We’re all guilty of this to a degree. Since we all write or speak differently, perhaps it comes down to motive. Some (I like to think myself) write about future trends because we’re curious, we’re challenged, we’re puzzled, we have questions and we’re trying to sort it all out. Others may do so for more purely self-promotional motives, riding the Gartner hype cycle to draw attention to their speaking or book deals. The problem is there is huge demand for this type of bullshit. Humans, business people in particular, are exposed to massive amounts of data and have a hard time ingesting it; we long for frameworks to help us understand the world; when someone gives us a new model to screen the noise of data coming in from the future, we latch on. It could be a survival instinct, a weather forecast for winter storms ahead, but there’s deep hunger for future predictions. The demand may come from fear we’ll fail, or hope we’ll win, so we buy into Who Moved My Cheese silliness to guide our next decision. I hope I’m not the guy feeding this to make money or to build a modicum of fame. I hope I just write because I’m trying to solve the puzzle in my own head. But thanks for the warning.

Google Earth to make history playable from every angle

The first thing you think watching Georgia Institute of Technology combine security video feeds with Google Earth maps is cool. Then, like Gizmodo, your brain clicks to freaky, worrying a real-time view of the entire planet may give Big Brother the perfect tool for spying on people.

But play it all the way forward and you see a future where Google, if it builds on this experiment, can record all of history from every angle — soccer games, airplane crashes, presidential movements — for any of our descendants. This requires a little patience, people, but if we can fit video cameras into iPod Nanos, surely it won’t be long before we can combine all visual feeds into one kick-ass model. And then, as the centuries roll by, history will no longer be words on paper written by the victors, but instead real views. Imagine seeing Gandhi or Jesus Christ or Moses in action. We can’t today, of course, but a thousand years from now our descendants may look back and see us, and the inspirational leaders or demonic tyrants among us who write tomorrow’s future.

Gaming history

In the near term, say, the next 100 years, the impact will be greatest on media conglomerates. Today only a handful of huge communication firms rule the entertainment world — Bertelsmann, Disney, NewsCorp, TimeWarner, Viacom, and Vivendi Universal. But these giants and the advertisers who ride next to them may lose audiences, if entertainment becomes seeing anything from anywhere in the past with Google Earth zoomability. Movie night circa 2030: “What do you want to watch, honey?” “I don’t know — say, let’s boot up Mount Rainier exploding in 2019 and watch the people flee Seattle!”

When the world’s history is one gripping video game, entertainment will get real. Perhaps this is science fiction. But then, so is flying through the air in steel tubes and having a global communicator device in your pocket.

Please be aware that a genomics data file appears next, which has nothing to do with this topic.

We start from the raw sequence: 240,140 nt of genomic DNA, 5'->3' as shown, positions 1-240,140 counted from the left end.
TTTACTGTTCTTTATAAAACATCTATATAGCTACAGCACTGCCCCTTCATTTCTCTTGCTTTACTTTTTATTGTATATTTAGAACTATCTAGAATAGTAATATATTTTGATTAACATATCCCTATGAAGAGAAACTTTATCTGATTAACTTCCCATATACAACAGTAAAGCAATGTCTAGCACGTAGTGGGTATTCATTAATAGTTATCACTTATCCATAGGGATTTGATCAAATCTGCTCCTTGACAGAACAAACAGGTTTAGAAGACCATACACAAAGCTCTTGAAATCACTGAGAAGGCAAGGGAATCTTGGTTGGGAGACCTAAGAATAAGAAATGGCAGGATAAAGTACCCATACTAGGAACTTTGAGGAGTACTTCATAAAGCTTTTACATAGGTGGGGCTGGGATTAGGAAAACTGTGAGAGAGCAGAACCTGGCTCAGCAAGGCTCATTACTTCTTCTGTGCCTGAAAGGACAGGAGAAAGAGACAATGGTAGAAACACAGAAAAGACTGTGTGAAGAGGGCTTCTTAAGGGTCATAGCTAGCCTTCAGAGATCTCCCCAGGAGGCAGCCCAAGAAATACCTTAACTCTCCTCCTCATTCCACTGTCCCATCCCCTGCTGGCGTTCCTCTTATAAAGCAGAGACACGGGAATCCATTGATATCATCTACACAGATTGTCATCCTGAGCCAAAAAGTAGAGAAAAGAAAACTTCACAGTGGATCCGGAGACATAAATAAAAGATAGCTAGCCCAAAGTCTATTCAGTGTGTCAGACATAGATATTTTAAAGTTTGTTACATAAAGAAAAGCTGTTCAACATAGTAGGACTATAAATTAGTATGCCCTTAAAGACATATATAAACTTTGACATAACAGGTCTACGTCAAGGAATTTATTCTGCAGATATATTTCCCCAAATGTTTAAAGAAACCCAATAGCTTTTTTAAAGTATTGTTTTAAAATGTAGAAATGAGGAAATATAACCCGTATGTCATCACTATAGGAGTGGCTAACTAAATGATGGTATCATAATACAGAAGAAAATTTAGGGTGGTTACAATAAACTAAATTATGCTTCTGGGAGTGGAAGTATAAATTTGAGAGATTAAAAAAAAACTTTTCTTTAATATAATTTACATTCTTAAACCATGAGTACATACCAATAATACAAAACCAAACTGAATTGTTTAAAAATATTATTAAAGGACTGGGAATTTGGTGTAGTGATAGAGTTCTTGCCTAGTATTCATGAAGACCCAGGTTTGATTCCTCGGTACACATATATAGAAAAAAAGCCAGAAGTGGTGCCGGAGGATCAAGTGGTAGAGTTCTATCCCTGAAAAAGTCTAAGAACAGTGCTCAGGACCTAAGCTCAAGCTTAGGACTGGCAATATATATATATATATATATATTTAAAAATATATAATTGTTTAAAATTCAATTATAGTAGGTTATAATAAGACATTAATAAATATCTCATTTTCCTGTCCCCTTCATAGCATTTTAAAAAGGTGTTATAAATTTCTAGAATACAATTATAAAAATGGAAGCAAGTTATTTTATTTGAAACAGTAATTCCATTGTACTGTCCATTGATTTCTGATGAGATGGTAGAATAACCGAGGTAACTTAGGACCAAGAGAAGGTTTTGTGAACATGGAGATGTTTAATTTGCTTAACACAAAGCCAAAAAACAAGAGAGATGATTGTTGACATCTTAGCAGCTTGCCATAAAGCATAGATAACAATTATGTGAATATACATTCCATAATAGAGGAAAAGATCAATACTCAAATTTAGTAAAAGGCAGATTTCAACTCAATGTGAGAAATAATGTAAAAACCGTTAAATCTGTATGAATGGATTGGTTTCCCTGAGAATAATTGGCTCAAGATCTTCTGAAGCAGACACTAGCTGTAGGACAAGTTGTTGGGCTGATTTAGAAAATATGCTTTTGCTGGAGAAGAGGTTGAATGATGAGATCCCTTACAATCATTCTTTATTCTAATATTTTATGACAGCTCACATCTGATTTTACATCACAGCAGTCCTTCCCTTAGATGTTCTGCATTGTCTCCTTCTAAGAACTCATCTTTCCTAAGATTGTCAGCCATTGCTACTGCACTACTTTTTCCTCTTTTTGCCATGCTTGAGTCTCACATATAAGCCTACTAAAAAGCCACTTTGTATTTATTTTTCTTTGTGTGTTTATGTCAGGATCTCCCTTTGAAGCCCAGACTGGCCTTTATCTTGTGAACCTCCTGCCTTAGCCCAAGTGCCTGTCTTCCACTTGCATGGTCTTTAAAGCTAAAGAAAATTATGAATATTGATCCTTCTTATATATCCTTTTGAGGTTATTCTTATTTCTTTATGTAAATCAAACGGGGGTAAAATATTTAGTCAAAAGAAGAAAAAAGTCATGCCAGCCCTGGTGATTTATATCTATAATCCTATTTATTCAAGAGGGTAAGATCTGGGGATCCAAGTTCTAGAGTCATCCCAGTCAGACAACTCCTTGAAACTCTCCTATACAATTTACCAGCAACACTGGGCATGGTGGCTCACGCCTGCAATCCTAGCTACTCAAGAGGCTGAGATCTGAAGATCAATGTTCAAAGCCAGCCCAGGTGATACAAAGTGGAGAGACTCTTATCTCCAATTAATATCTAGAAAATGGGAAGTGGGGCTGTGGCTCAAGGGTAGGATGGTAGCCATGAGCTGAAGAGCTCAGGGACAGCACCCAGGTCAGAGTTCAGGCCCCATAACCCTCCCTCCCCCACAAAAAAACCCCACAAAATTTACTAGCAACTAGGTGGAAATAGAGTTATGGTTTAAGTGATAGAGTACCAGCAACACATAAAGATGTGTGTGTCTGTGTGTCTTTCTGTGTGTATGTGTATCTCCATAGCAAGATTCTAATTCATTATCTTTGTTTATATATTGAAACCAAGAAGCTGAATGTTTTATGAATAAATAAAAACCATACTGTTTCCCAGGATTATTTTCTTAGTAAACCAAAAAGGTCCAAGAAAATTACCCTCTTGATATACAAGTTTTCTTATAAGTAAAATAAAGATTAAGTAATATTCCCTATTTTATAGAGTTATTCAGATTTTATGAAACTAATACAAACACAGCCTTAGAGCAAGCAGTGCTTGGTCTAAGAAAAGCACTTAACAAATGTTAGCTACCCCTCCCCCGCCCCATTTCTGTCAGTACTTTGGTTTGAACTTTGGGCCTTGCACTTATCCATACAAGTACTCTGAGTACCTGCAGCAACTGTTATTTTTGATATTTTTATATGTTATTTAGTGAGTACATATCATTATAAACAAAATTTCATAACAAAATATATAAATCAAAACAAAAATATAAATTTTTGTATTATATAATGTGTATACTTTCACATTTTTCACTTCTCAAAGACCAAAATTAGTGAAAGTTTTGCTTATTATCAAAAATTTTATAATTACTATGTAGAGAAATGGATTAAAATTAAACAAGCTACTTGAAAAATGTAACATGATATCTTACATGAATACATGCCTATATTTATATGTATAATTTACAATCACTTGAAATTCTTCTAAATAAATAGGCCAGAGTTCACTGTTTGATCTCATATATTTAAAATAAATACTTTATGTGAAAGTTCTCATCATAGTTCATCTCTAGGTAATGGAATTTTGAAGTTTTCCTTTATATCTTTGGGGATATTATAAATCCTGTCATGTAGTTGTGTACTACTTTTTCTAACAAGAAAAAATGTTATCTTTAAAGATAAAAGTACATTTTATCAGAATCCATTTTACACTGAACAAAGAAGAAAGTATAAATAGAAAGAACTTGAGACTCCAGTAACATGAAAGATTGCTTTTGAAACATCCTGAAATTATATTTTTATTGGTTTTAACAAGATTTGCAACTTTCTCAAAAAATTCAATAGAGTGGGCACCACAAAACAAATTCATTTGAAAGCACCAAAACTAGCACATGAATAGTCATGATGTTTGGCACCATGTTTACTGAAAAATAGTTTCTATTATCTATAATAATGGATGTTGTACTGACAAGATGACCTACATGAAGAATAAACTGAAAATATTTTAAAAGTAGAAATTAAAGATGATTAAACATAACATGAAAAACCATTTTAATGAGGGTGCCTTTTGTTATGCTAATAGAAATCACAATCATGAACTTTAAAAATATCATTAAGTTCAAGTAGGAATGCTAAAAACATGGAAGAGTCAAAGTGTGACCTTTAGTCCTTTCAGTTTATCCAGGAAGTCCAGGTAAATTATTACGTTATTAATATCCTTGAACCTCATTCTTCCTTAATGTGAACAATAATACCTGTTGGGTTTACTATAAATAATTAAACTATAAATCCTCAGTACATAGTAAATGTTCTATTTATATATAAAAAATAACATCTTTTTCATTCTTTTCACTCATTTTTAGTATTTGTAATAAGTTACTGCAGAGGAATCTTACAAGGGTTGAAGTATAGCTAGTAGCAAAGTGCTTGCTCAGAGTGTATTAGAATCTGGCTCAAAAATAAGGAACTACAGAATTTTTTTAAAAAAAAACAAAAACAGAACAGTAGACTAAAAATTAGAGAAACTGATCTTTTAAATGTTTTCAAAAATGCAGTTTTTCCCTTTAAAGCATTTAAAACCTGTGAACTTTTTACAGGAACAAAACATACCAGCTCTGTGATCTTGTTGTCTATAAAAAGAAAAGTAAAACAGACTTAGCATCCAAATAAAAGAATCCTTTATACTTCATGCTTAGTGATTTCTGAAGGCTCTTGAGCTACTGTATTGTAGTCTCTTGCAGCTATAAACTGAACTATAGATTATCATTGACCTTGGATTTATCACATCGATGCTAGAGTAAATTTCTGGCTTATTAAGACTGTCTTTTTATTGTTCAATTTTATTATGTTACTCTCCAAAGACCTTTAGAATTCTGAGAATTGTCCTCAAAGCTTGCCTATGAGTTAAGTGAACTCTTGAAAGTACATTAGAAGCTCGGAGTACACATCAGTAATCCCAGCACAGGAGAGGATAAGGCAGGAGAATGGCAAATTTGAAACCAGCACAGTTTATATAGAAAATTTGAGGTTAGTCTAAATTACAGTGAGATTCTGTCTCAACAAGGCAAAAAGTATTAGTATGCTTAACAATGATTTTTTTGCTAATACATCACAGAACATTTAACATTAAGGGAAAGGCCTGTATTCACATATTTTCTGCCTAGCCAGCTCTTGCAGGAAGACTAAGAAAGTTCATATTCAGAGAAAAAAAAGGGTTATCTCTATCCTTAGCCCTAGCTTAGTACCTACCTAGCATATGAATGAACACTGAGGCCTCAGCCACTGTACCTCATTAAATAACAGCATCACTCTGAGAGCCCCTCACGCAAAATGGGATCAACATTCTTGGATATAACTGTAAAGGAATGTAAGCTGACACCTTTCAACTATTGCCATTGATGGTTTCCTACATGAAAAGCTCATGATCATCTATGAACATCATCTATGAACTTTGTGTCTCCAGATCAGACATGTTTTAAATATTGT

NYT needs new computers, but does the future?

We’ve been wondering when computer technology will tap out. This seems counterintuitive, since we all chase the new shiny thing and programs continue to strain old systems and Moore’s law is still chugging, but really — what do you do other than type at work and play with photos or video? Intel and computer makers have moved away from the chip-speed claims of the 1990s, where every six months PCs seemed obsolete when a faster microprocessor hit the market. Now, today, do you even know what your computer processor clock speed or bus speed are? Do you care?

When things become commodities, prices fall. In the future companies might give away laptops or cell phones, making plug-ins to the internet and cloud software systems as common as the electrical outlets on the wall in your home. Devices would shift in two directions: disposable — plastic tossaways that get you online for a while — and luxury, the future Apple titanium shells you might still buy and flash as a signal that you’re wealthy, intellectual, or ready to mate.

When glass panels are all around us and we have instant always-on access to a virtual world, hardware makers may go the way of the buggy-whip. Marketing will change, too — the one-thousandfold increase in content means advertisers might have no way of reaching consumers, unless they buy access to individuals. You could end up with your own CPM — a unique price on your head for advertisers to buy not media, but just you.

In this future world, you would be the center of the marketing universe, surrounded by free panels that take you where you want to go. Advertisers will have to be personal and relevant to get your attention, because otherwise they will never intercept you. Mass marketing will be dead.

Hopefully by then The New York Times will have new computers.